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Category: Criminal Defense

The Florida Supreme Court, in a 5-2 decision last month, ruled on the side of privacy and personal protections, by holding that law enforcement/police in Florida must first obtain a search warrant before they can use a person’s cell phone information to conduct “real-time” tracking of someone and their whereabouts.
I read with interest the attached article from Daniel McCarthy, who is with the Center for Florida Tax Reform, Department of Social Justice. I encourage you to read it as well. In his article, Mr McCarthy highlights what many attorneys and others in the criminal court system in Florida have noted for years- that the Florida legislature has over the last decade expeditiously classified many low-level, non-violent actions as Third Degree Felonies.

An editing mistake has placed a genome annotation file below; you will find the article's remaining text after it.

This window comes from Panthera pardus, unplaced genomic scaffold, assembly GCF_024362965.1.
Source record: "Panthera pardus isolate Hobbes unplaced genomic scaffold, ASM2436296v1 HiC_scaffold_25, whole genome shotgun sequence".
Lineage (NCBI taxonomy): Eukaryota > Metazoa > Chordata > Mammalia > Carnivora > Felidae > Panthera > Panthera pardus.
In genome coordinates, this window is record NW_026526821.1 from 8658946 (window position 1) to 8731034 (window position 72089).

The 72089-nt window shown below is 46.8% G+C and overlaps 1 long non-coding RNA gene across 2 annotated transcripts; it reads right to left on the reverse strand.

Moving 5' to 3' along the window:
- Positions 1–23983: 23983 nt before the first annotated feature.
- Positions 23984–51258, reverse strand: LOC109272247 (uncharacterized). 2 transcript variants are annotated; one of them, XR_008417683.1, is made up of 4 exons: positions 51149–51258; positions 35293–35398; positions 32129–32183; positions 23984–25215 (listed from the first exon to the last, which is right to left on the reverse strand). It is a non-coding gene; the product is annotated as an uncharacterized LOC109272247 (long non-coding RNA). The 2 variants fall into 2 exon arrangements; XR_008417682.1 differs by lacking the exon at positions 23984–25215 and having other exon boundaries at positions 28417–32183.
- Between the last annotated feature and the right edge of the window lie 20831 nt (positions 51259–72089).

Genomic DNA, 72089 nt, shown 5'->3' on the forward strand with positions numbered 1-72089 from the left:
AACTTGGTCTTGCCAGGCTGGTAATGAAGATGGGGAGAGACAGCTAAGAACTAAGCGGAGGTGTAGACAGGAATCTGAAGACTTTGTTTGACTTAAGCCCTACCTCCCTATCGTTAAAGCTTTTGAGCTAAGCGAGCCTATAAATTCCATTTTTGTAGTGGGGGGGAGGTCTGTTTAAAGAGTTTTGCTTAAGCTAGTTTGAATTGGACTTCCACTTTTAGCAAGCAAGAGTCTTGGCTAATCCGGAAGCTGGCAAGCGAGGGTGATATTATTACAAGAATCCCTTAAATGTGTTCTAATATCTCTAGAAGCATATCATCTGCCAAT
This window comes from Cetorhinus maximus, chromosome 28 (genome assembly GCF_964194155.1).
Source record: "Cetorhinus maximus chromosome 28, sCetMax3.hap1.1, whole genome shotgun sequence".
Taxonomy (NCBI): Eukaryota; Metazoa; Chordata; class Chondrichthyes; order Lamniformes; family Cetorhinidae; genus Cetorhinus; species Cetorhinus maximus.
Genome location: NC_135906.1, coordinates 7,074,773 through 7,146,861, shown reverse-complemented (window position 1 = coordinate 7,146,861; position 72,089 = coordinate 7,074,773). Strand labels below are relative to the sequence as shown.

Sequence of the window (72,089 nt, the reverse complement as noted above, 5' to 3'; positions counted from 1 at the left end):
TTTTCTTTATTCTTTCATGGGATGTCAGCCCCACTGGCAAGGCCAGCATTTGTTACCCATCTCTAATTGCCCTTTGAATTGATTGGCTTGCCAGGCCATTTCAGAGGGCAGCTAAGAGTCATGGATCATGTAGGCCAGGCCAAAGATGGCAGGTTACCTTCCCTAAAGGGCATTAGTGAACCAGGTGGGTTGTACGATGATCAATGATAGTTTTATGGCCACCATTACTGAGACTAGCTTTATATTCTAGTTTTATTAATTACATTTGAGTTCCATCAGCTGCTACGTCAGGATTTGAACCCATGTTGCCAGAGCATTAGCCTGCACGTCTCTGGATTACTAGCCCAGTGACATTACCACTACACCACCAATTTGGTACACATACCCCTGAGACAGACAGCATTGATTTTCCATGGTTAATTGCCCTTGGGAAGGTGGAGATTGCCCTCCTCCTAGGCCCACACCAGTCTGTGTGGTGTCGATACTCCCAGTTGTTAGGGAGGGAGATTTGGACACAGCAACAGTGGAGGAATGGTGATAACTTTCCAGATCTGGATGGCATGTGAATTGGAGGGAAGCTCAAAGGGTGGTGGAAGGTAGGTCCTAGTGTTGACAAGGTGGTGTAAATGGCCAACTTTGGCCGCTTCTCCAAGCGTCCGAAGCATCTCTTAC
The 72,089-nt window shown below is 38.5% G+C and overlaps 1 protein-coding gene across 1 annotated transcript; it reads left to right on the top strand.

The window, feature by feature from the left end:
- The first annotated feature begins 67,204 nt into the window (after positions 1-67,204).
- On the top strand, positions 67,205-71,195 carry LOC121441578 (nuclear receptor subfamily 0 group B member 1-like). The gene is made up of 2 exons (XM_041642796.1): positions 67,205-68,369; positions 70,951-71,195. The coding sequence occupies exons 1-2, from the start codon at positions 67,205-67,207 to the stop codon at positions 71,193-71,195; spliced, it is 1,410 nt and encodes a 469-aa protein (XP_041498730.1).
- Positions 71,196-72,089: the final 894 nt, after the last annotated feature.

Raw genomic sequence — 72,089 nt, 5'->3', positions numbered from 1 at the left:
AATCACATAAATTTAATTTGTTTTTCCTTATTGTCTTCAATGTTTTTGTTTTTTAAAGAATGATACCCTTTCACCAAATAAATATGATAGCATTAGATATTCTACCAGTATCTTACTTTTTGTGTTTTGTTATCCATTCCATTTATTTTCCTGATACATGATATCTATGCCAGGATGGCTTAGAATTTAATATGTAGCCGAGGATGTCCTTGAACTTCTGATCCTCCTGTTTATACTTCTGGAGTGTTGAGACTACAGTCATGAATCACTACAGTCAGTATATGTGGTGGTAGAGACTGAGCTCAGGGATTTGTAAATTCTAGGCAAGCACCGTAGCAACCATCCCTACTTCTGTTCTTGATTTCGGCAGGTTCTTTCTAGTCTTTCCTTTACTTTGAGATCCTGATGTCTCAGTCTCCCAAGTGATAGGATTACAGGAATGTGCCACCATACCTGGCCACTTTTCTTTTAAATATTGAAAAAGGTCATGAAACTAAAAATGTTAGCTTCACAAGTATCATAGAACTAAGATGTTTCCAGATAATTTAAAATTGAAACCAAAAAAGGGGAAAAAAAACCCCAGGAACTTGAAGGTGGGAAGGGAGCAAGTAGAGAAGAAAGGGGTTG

As a criminal defense attorney I hear the above statement at least a few times a week.  The truth of the matter is that if the criminal allegations and charges are dismissed by the prosecutor, that is great, but the information pertaining to the arrest and the nature of the charges are still part of the public record and able to be viewed and the records accessible.
Effective July 1, 2013, Florida Law 322.2615 was amended and now provides that, in certain circumstances, a driver who is facing an administrative suspension of his or her driving privileges due to a first time arrest for a driving under the influence (‘DUI’), may now request what is referred to as a “Review for Eligibility for a Restricted Driving Privilege.” This is generally called a “hardship license.” This is an important change to the law and requires a prompt decision.